SUPERIOR COURT OF THE DISTRICT OF COLUMBIA
CRIMINAL DIVISION - FELONY BRANCH
UNITED STATES OF AMERICA
JAMES A. SPEAKS
Crim. No. F-2245-91
MEMORANDUM OPINION AND ORDER
This matter is before the court upon defendant's motion for an order barring his retrial on the charge of first degree murder while armed or, alternatively, for an order accepting a verdict of not guilty on the first degree murder charge. The government opposes the motion and requests that all counts of the indictment be submitted to the jury at defendant's retrial.
The motion presents the issues of whether a deadlocked jury can impeach its verdict after it has been discharged; whether the court is required, in the absence of a request from counsel or an indication of confusion from the jury, to instruct on or inquire about the return of a partial verdict; and whether, assuming the court has such an obligation, a defendant waives any right to assert a Double Jeopardy bar to retrial when he has moved for a mistrial. Having considered the arguments of both parties and after review of the pertinent authorities, the court concludes that defendant's motion should be denied.
The defendant was charged with one count each of first degree murder while armed (premeditated murder), carrying a pistol without a license, and possession of a firearm during a crime of violence. After a trial which began on November 7, 1991, the defendant requested that in addition to the instructions on each offense charged in the indictment, the jury be instructed on second degree murder while armed as a lesser included offense of first degree murder while armed. This request was granted.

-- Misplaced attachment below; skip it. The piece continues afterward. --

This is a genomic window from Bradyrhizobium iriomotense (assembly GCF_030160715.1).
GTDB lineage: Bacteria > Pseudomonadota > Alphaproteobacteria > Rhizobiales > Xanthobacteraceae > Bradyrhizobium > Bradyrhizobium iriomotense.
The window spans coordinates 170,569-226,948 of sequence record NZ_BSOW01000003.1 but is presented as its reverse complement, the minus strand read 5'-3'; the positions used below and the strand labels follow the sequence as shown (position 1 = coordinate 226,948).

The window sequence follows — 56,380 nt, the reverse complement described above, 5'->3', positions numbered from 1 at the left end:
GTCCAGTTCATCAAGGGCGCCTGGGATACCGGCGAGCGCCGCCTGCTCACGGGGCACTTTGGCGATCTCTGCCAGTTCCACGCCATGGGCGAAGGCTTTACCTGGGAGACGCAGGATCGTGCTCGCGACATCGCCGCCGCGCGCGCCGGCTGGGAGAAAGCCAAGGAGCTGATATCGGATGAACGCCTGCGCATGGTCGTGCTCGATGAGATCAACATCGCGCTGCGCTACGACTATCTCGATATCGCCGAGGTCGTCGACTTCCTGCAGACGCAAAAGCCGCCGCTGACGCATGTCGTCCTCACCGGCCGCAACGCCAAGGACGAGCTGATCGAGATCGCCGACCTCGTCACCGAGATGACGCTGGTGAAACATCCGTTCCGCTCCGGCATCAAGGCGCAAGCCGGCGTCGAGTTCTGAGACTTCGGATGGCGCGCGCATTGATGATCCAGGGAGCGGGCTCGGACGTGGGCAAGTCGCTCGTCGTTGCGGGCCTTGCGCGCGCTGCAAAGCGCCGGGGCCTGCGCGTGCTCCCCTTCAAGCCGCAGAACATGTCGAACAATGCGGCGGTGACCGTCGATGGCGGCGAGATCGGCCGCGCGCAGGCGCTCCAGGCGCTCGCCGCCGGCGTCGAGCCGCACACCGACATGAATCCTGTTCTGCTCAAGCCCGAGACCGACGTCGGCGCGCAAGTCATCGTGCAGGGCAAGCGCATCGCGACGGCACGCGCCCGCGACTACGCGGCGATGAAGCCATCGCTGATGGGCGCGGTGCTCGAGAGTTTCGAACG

During the course of the instructions, the jury was told that it should consider each offense and the evidence which applied to it separately and should return separate verdicts as to each count. The court instructed the jury that a finding of guilty on any one charge should not control or influence its verdict on any other charge. In explaining how to communicate with the court, the court provided the jury with the standard language in Instruction 2.72 cautioning the jury never to reveal to anyone, not even to the court, how the jury stands "numerically or otherwise" on the question of the guilt or innocence of the accused until after they had reached a unanimous verdict. See Criminal Jury Instructions for the District of Columbia, No. 2.72 (3d ed. 1978). The court then went on to elaborate, explaining to the jury that their internal preliminary votes are the jury's business, not the court's. At the end of the instructions, the court invited the jury to submit to the court any questions that might arise during the course of deliberations if the jurors believed the court could be of assistance in answering those questions.